Correspondent in Berlin
This Monday the #OutInChurch campaign kicks off in Germany, in which 125 employees of the Catholic Church will declare themselves homosexual for the first time in public, including religious, pastoral assistants, religious education teachers and administrators and with the help of a television program that will be broadcast tonight by the RDA public channel. The participants in this campaign denounce that they were afraid to publicly declare their sexual condition because it could lead to the loss of their job, a consequence that they hope to avoid by doing it en bloc. One of them is the 45-year-old priest Frank Kribber, assigned to the chaplaincy of a prison in Lower Saxony, who considers that “the bishops must be awakened so that they can no longer ignore the issue, if no one confesses openly, nothing will ever change in the church».
«For many years I refused the evidence because it was not allowed to be like that, because being like that was not normal and I tried to overcome it. As if there couldn’t be a gay priest. But over time I have understood that honesty with oneself and with others is more important than the consequences, “he declares in the program. “I do not want the Church, which is my Church, to continue looking the other way so as not to see the intense suffering of those affected,” he says.
“I haven’t left the Church yet because I care about the Church,” says campaign initiator Jens Ehebrecht-Zumsande, a gay religious education professor from Hamburg, “and because I don’t want to leave the interpretation of who is Catholic and who is Catholic.” not only to the conservatives: there is nothing wrong with me and I am not going to leave voluntarily ».
“I lead a celibate life”
Jesuit Father Ralf Klein, Superior of the St. Blasien community, recounts his own experience in the documentary: “I lead a celibate life, so I don’t think my sexual orientation is really relevant, but I didn’t want to live without sincerity in the community and I revealed it long ago to my brothers; I held my breath after saying it to the assembly, but they responded with loving applause.
Most of the participants, however, are not religious, but rather full-time employees or volunteers who are subject to a particular work regime. This is, apart from the casuistry of particular stories, the key to revelation. Caritas Germany alone employs 600,000 people. The Catholic Church is, in fact, after the German state, the second largest employer of the country and, according to this documentary, incurs in open discrimination incompatible with German law. The Bishop of Aachen. Helmut Dieser, has also joined the campaign with statements in which he calls for a “different approach from the Church regarding homosexual people and a confession of guilt on the part of the institution, in addition to an intelligent and courageous reassessment of violence sexual”. “Homosexuals have been devalued and criminalized by the Church”, has declared in an interview published by Kölnische Rundschau, “now we must apologize and openly say that sexual orientation is a gift from God that should not be questioned, but guided in the footsteps of God.”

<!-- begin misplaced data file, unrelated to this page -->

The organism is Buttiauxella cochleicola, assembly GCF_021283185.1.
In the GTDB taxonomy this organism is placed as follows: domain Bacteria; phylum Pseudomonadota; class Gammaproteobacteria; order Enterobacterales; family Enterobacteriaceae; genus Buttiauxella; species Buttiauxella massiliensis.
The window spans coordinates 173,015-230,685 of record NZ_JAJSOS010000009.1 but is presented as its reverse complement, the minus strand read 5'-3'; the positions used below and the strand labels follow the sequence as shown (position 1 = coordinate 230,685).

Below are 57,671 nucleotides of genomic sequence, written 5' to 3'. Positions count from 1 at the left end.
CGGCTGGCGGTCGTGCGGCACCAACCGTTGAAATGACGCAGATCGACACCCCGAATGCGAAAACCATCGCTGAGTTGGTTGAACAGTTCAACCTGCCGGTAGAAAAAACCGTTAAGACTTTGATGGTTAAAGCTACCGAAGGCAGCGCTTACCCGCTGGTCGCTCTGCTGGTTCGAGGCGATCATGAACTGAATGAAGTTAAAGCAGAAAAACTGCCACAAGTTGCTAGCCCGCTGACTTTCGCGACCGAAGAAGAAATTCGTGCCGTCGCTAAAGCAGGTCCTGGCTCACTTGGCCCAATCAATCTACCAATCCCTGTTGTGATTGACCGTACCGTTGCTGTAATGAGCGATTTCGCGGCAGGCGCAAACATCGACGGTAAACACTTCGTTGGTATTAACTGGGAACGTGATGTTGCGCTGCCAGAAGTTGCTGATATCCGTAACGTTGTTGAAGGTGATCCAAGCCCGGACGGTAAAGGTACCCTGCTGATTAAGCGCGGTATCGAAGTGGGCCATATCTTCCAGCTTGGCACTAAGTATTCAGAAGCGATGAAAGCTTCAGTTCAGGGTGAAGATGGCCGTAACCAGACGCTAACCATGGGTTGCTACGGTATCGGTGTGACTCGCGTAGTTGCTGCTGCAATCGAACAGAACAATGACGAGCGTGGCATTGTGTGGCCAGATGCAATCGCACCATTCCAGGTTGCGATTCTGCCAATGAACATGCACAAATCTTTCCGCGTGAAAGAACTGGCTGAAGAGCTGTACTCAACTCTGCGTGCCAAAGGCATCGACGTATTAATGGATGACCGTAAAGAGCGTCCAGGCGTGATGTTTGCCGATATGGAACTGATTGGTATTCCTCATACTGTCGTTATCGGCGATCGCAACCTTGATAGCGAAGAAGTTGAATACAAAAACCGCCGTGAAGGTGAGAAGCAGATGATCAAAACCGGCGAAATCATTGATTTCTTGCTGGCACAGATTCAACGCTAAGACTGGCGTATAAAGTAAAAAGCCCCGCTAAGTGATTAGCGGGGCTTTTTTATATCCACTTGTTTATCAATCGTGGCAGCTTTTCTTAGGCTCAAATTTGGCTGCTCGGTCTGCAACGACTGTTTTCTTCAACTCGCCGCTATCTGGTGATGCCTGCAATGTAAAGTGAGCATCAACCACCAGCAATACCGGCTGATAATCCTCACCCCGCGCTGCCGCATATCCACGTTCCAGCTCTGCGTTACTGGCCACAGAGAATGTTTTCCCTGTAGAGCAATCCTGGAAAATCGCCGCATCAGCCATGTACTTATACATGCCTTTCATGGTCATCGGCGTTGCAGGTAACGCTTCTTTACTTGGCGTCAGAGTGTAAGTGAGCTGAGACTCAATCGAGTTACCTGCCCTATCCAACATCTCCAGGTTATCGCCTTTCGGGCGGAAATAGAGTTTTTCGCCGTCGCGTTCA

The launch of this campaign coincides with a delicate moment for the German Catholic Church. In addition to the Synodal Way, which continues to advance in the midst of great controversy, the consequences of the report on abuses recently published in Munich and which accuses Joseph Ratzinger of malpractice in the late 1970s have not yet been digested. “We hope that you will refrain from now on from continuing to use the papal address and its associated titles and insignia,” the “Maria 2.0” initiative has demanded. The lay association “We are Church” also calls for “moral responsibilities” and the Federation of German Catholic Youth of the Archdiocese of Munich and Freising has published a letter in which it points out the need for “a paradigm shift” and an “indispensable change of system”.
In times of such tribulation, the president of the European People’s Party and member of the German Christian Democratic Union (CDU), Manfred Weber, has called for calm and recalled that “the Church is necessary in Germany.” «The Catholic Church needs profound reforms, the premise that only consecrated Christians are in charge must come to an end and it must be made clear that all believers have the same rights”, he stated, even referring to “rotten structures”, but recalling that “almost one in two Europeans is Catholic and none of them believes for himself, but within the Church». “The 200 million European Catholics need a Church as a credible authority for the faith, which will not be if it is frozen in the ritual of tradition or if it is leveled at a politically secular morality, but only if it stimulates an active faith.”
George is Digismak’s reported cum editor with 13 years of experience in Journalism